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I want to encrypt 2 numbers using a public key and have the reader know the correlation between those 2 numbers. I can also share the public key. Example:

22 => 785F3EC7EB32F30B90CD0FCF3657D388B5FF4297F2F9716FF66E9B69C05DDD09
95 => AD48FF99415B2F007DC35B7EB553FD1EB35EBFA2F2F308ACD9488EEB86F71FA8

AD48FF99415B2F007DC35B7EB553FD1EB35EBFA2F2F308ACD9488EEB86F71FA8 - 785F3EC7EB32F30B90CD0FCF3657D388B5FF4297F2F9716FF66E9B69C05DDD09 = 73

Is there any hashing or encryption algorithm that give me the chance to do something like that?

Would be ok also a one way hash.

Edit: I'll try to be clear here You have a table (list) of those hashes and you have to be able to calculate the difference without knowing the actual numbers. Also you have to be able to hash your number. It's made so that you never reveal your number but you can understand how big is your number compared to one on the list. So maybe a hashing function would be better than encrypt using keys.

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  • $\begingroup$ I added more details to increase readability. $\endgroup$ – Kastuto Jun 7 '18 at 11:14
  • $\begingroup$ Don't bother. If you have a known plaintext ciphertext pair then you can compute any plaintext from ciphertext. P' = P + (C' - C) $\endgroup$ – Future Security Jun 7 '18 at 15:12
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    $\begingroup$ Please note that if you can compute the distance to any encrypted entry, an attacker can use binary search to recover that number. $\endgroup$ – SEJPM Jun 7 '18 at 18:28
  • $\begingroup$ Also it appears that you may be looking for order-preserving encryption? $\endgroup$ – SEJPM Jun 7 '18 at 18:29
  • $\begingroup$ As an aside, this reminds me of the millionaire's problem, that is solved by multiparty communication. $\endgroup$ – Jackoson Jun 8 '18 at 22:04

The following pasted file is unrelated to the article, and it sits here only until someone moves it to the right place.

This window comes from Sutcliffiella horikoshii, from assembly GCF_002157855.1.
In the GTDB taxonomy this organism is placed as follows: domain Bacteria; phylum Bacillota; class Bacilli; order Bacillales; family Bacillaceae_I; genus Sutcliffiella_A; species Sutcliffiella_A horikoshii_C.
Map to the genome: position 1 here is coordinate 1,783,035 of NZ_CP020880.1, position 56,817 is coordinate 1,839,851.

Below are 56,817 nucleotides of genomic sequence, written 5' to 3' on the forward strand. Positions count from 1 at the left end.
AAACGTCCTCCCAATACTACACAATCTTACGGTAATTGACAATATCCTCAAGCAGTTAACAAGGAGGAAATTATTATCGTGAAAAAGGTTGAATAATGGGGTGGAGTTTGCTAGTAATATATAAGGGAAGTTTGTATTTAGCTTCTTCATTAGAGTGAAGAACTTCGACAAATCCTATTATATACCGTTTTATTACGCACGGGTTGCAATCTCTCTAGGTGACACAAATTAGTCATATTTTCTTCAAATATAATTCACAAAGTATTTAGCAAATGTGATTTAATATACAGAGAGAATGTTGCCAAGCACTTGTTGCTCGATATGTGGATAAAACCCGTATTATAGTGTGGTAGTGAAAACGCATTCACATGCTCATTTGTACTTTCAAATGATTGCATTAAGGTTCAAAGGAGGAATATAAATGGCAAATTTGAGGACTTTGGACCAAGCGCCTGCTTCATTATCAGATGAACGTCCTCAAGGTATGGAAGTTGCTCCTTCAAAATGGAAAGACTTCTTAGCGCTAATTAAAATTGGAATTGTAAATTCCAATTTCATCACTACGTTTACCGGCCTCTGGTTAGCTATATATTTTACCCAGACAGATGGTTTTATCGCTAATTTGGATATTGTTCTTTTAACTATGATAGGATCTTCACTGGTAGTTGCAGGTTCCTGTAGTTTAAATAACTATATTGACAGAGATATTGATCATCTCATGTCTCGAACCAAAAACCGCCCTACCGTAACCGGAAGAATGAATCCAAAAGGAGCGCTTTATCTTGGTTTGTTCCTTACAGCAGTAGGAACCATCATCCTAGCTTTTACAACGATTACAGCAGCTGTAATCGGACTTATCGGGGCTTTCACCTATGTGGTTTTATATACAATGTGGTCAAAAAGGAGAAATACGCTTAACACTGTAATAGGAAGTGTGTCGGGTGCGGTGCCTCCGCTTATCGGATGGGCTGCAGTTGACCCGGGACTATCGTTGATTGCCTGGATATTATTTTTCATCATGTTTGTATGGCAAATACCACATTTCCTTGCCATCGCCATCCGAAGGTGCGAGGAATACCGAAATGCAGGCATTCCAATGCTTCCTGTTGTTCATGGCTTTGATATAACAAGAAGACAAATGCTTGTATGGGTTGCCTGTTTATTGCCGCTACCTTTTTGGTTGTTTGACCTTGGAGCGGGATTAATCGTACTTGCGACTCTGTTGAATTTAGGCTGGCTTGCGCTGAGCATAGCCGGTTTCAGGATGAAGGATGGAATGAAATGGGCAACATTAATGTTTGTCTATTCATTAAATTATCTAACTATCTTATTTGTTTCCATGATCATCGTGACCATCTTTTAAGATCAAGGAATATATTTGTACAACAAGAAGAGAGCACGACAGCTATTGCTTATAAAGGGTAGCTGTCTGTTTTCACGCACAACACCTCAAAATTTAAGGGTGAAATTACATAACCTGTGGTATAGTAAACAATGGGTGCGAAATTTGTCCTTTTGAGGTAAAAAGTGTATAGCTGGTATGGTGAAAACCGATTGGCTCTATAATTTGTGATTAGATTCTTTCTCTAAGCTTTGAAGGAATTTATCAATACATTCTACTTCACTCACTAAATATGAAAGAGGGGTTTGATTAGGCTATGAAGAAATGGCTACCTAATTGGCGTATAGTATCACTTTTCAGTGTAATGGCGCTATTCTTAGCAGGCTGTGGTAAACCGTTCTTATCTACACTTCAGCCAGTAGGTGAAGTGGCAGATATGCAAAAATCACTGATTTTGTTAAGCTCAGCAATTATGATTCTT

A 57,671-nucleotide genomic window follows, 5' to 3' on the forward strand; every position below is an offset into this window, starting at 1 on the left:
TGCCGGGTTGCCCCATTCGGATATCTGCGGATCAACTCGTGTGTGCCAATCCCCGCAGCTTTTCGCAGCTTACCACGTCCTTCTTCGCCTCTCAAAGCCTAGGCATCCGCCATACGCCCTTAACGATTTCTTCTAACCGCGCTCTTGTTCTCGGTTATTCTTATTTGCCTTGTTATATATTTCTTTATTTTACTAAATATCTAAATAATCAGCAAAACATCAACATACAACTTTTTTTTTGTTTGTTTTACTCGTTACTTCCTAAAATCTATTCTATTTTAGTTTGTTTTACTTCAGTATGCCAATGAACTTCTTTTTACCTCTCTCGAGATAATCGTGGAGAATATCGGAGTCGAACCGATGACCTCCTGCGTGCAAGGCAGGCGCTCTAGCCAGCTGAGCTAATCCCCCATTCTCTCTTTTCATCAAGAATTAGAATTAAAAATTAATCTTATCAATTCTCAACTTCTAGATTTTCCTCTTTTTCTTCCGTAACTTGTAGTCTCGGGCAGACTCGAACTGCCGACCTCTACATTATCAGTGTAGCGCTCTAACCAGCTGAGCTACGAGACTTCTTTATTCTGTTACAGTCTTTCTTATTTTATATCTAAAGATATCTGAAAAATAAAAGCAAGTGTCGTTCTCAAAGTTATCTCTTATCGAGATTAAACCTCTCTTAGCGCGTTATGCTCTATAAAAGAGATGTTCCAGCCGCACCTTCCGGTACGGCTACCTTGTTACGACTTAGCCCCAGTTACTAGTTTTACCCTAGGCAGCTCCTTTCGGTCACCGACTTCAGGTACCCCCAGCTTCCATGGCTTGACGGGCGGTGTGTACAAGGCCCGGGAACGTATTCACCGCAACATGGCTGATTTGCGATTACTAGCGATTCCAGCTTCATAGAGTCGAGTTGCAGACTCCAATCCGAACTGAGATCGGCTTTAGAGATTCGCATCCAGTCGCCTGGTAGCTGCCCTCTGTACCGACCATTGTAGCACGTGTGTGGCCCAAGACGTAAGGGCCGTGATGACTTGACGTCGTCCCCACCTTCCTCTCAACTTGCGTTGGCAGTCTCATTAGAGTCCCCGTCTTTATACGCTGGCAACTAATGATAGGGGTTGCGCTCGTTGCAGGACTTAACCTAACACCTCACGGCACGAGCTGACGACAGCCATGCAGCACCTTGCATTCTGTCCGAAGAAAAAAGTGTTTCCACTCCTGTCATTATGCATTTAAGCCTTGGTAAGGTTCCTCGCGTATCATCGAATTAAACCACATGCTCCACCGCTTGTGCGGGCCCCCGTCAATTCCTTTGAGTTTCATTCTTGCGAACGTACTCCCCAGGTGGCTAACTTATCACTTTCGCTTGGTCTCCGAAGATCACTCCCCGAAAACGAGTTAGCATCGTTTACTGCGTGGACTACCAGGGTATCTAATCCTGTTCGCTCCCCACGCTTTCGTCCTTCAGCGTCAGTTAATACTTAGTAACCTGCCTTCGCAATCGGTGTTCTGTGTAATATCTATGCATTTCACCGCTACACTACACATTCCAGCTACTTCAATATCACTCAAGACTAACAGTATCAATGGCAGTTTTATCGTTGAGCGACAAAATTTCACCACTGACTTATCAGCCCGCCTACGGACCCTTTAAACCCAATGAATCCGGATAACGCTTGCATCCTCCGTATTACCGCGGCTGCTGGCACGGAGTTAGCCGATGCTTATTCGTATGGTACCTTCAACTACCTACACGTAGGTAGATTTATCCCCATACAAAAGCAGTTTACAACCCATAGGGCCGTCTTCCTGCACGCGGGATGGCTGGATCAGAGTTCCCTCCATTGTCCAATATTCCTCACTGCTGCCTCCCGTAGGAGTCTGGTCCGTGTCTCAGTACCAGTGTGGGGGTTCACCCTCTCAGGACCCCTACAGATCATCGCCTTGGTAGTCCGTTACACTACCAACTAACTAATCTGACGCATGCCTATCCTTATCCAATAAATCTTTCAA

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If you want to encrypt two numbers in such a way that the arithmetic difference can still be obtained from the encrypted values then all you need to do is encrypt one of the numbers and send it together with the difference between the two numbers:

$$[x, y] \ \to \ [\textrm{enc}(x), y-x]$$

Without the decryption key, nobody will be able to find the value of $x$ or $y$, but anyone will be able to see the difference between these numbers.

You will probably also want to use probabilistic encryption (e.g., RSA encryption with randomized padding) to ensure that the same number $x$ never results in the same encrypted value.

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  • $\begingroup$ My problem is that I want to create something like this: You have a table (list) of those hashes and you have to be able to calculate the difference without knowing the actual numbers. Also you have to be able to hash your number. It's made so that you never reveal your number but you can understand how big is your number compared to one on the list. So maybe a hashing function would be better than encrypt using keys. $\endgroup$ – Kastuto Jun 7 '18 at 11:15
  • $\begingroup$ So if a person can compute their own value's code and then calculate the difference to all other code then they can workout all of the other values. Is this what you mean? $\endgroup$ – Jackoson Jun 7 '18 at 23:00
  • $\begingroup$ Not exactly, their values are encrypted by a service. $\endgroup$ – Kastuto Jun 8 '18 at 13:10
  • $\begingroup$ You got a point. I was exploring homomorphic encryption, had also something working, but I would be better to have homomorphic using a key/pair to store your own values so your privacy would be protected. My problem is still that I want to log when a user is approaching a value (immagine a turn based game where following certain rules the higher value wins) $\endgroup$ – Kastuto Jun 8 '18 at 13:16

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